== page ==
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Yet Another River Accident on the Snake in Grand Teton National Park


In what's getting to be a disturbing occurrence, there's been yet another accident involving paddlers on the Snake River in Grand Teton National Park. Fortunately, as with the two other mishaps this summer, no one was seriously injured in the latest incident.

This time rangers had to rescue a 72-year-old man after his canoe capsized just about two miles into a 14-mile voyage he and his partner were attempting from Moose Landing down to the Wilson Bridge. The fact that the two were locals well-familiar with the river demonstrates the danger the Snake can represent, even if you think you know it well.

Jackson Davis and Beverly Horyza, both of Moran, Wyoming, had launched into the river about noon Saturday. Roughly three hours later their canoe hit a log while they paddled through the "Bourbon Street" channel of the Snake. The boat capsized and both were thrown into the Snake River. While Ms. Horyza was able to reach an island in the middle of the river, Mr. Davis was able to flip the canoe over and continue paddling downstream. However, he hit another log, causing the boat to capsize again; this time, Mr. Davis floated downstream without his canoe until he could reach the southern end of the same island on which Ms. Horyza was stranded.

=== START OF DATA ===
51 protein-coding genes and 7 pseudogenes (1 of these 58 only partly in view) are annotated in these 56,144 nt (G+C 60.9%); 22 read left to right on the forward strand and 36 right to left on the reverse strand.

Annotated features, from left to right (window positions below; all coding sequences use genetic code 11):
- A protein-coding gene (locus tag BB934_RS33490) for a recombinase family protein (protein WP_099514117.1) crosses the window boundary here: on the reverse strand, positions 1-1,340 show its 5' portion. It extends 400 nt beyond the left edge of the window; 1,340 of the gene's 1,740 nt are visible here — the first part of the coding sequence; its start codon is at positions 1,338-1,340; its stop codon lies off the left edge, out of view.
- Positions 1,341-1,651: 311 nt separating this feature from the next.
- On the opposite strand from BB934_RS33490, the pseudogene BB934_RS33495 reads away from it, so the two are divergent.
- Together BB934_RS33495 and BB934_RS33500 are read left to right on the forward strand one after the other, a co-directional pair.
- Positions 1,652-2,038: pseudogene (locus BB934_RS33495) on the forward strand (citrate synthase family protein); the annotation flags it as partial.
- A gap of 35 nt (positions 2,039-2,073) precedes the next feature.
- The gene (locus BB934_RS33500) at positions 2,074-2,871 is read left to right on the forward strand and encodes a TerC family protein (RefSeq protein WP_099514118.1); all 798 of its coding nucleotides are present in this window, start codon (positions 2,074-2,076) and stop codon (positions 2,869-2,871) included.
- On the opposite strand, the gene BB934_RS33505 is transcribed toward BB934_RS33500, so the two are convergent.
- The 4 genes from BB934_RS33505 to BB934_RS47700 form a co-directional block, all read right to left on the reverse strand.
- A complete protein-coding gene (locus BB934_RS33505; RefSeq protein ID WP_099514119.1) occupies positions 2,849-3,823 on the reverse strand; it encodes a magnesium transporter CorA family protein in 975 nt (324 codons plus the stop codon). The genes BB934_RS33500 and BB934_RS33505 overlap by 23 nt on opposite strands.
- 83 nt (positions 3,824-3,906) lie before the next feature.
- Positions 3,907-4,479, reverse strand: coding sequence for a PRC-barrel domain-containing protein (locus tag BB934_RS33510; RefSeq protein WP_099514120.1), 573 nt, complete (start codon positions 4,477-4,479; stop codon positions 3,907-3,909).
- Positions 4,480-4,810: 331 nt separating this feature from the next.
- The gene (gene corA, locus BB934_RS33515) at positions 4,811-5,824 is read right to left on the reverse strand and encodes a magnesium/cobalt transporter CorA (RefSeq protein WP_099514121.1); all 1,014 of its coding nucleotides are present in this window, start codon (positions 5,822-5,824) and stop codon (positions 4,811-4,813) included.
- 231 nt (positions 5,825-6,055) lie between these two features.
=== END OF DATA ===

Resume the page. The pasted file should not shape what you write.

While Mr. Davis hiked back up river trying to locate Ms. Horyza, the two were on opposite sides of the island and were unable to reunite with one another.

According to park officials, a fishing guide conducting a concessioner-operated river trip spotted the 67-year-old Ms. Horyza about 5:30 p.m. and rescued her. Rangers later located and rescued Mr. Davis, who was stranded on an island between the Bourbon Street and main river channels. Neither Mr. Davis nor Ms. Horyza were injured in the boating accident and both were wearing life jackets.

That wasn't the end of the day's river adventures, though. While in the process of rescuing Ms. Horyza, the fishing guide saw another capsized canoe with two people in the water and clinging to the craft; he used his river “rescue throw bag,” which contains a coiled length of rope, to reach those people, and was eventually able to pull them aboard his boat.

With these accidents fresh in mind, park officials want visitors who are tempted by the river to remember that the Snake is a powerful stream with strong currents and cold water temperatures. Due to its tangle of channels and constantly shifting logjams, boaters are advised to have the proper equipment, as well as the knowledge and experience to accurately read the river’s current. For those unfamiliar with the Snake River, a pre-float consultation with rangers is strongly advised.

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